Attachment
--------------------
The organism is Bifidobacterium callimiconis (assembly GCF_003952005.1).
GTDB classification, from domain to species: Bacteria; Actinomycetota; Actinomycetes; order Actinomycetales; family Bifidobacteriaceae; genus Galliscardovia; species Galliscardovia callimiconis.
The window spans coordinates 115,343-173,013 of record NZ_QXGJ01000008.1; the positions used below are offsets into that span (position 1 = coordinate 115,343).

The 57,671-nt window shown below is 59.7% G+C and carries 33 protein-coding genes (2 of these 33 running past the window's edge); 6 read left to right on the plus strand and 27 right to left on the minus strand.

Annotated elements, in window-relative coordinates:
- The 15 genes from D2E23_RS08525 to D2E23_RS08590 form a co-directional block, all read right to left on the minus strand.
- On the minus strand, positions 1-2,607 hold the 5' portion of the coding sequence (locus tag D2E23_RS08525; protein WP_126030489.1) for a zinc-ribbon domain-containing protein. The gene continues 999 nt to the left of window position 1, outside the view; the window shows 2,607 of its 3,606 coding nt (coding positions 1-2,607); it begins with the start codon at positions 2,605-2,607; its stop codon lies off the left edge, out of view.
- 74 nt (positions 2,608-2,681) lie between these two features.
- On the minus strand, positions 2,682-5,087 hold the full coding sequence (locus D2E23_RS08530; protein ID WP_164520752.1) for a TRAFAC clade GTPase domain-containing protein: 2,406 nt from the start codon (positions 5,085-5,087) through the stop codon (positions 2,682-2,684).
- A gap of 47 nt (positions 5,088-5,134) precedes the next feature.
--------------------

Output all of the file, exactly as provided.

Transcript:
The organism is Bifidobacterium callimiconis (assembly GCF_003952005.1).
GTDB classification, from domain to species: Bacteria; Actinomycetota; Actinomycetes; order Actinomycetales; family Bifidobacteriaceae; genus Galliscardovia; species Galliscardovia callimiconis.
The window spans coordinates 115,343-173,013 of record NZ_QXGJ01000008.1; the positions used below are offsets into that span (position 1 = coordinate 115,343).

The 57,671-nt window shown below is 59.7% G+C and carries 33 protein-coding genes (2 of these 33 running past the window's edge); 6 read left to right on the plus strand and 27 right to left on the minus strand.

Annotated elements, in window-relative coordinates:
- The 15 genes from D2E23_RS08525 to D2E23_RS08590 form a co-directional block, all read right to left on the minus strand.
- On the minus strand, positions 1-2,607 hold the 5' portion of the coding sequence (locus tag D2E23_RS08525; protein WP_126030489.1) for a zinc-ribbon domain-containing protein. The gene continues 999 nt to the left of window position 1, outside the view; the window shows 2,607 of its 3,606 coding nt (coding positions 1-2,607); it begins with the start codon at positions 2,605-2,607; its stop codon lies off the left edge, out of view.
- 74 nt (positions 2,608-2,681) lie between these two features.
- On the minus strand, positions 2,682-5,087 hold the full coding sequence (locus D2E23_RS08530; protein ID WP_164520752.1) for a TRAFAC clade GTPase domain-containing protein: 2,406 nt from the start codon (positions 5,085-5,087) through the stop codon (positions 2,682-2,684).
- A gap of 47 nt (positions 5,088-5,134) precedes the next feature.